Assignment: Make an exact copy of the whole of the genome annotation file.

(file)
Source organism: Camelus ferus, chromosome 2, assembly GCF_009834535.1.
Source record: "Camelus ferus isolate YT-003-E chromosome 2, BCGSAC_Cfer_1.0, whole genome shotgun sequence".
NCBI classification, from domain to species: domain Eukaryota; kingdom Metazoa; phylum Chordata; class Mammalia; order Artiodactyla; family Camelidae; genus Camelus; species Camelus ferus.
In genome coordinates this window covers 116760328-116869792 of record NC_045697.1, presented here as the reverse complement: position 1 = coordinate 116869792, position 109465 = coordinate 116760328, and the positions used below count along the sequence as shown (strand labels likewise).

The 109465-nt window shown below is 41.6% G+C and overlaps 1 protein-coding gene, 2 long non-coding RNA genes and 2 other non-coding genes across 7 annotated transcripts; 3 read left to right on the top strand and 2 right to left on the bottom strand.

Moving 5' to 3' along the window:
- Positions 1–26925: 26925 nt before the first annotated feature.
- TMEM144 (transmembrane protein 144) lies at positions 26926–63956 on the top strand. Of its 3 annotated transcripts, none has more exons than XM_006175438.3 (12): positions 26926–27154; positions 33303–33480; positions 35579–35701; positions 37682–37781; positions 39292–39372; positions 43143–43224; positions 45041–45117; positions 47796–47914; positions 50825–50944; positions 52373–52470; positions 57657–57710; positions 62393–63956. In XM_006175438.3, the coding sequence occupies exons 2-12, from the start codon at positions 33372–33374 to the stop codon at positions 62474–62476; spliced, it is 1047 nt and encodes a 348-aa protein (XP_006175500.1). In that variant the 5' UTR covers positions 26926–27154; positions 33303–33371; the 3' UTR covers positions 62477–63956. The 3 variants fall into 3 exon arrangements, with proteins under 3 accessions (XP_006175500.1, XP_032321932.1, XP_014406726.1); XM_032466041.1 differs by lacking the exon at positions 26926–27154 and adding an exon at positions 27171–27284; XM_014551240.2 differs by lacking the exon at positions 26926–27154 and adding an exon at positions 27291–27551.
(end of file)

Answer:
Source organism: Camelus ferus, chromosome 2, assembly GCF_009834535.1.
Source record: "Camelus ferus isolate YT-003-E chromosome 2, BCGSAC_Cfer_1.0, whole genome shotgun sequence".
NCBI classification, from domain to species: domain Eukaryota; kingdom Metazoa; phylum Chordata; class Mammalia; order Artiodactyla; family Camelidae; genus Camelus; species Camelus ferus.
In genome coordinates this window covers 116760328-116869792 of record NC_045697.1, presented here as the reverse complement: position 1 = coordinate 116869792, position 109465 = coordinate 116760328, and the positions used below count along the sequence as shown (strand labels likewise).

The 109465-nt window shown below is 41.6% G+C and overlaps 1 protein-coding gene, 2 long non-coding RNA genes and 2 other non-coding genes across 7 annotated transcripts; 3 read left to right on the top strand and 2 right to left on the bottom strand.

Moving 5' to 3' along the window:
- Positions 1–26925: 26925 nt before the first annotated feature.
- TMEM144 (transmembrane protein 144) lies at positions 26926–63956 on the top strand. Of its 3 annotated transcripts, none has more exons than XM_006175438.3 (12): positions 26926–27154; positions 33303–33480; positions 35579–35701; positions 37682–37781; positions 39292–39372; positions 43143–43224; positions 45041–45117; positions 47796–47914; positions 50825–50944; positions 52373–52470; positions 57657–57710; positions 62393–63956. In XM_006175438.3, the coding sequence occupies exons 2-12, from the start codon at positions 33372–33374 to the stop codon at positions 62474–62476; spliced, it is 1047 nt and encodes a 348-aa protein (XP_006175500.1). In that variant the 5' UTR covers positions 26926–27154; positions 33303–33371; the 3' UTR covers positions 62477–63956. The 3 variants fall into 3 exon arrangements, with proteins under 3 accessions (XP_006175500.1, XP_032321932.1, XP_014406726.1); XM_032466041.1 differs by lacking the exon at positions 26926–27154 and adding an exon at positions 27171–27284; XM_014551240.2 differs by lacking the exon at positions 26926–27154 and adding an exon at positions 27291–27551.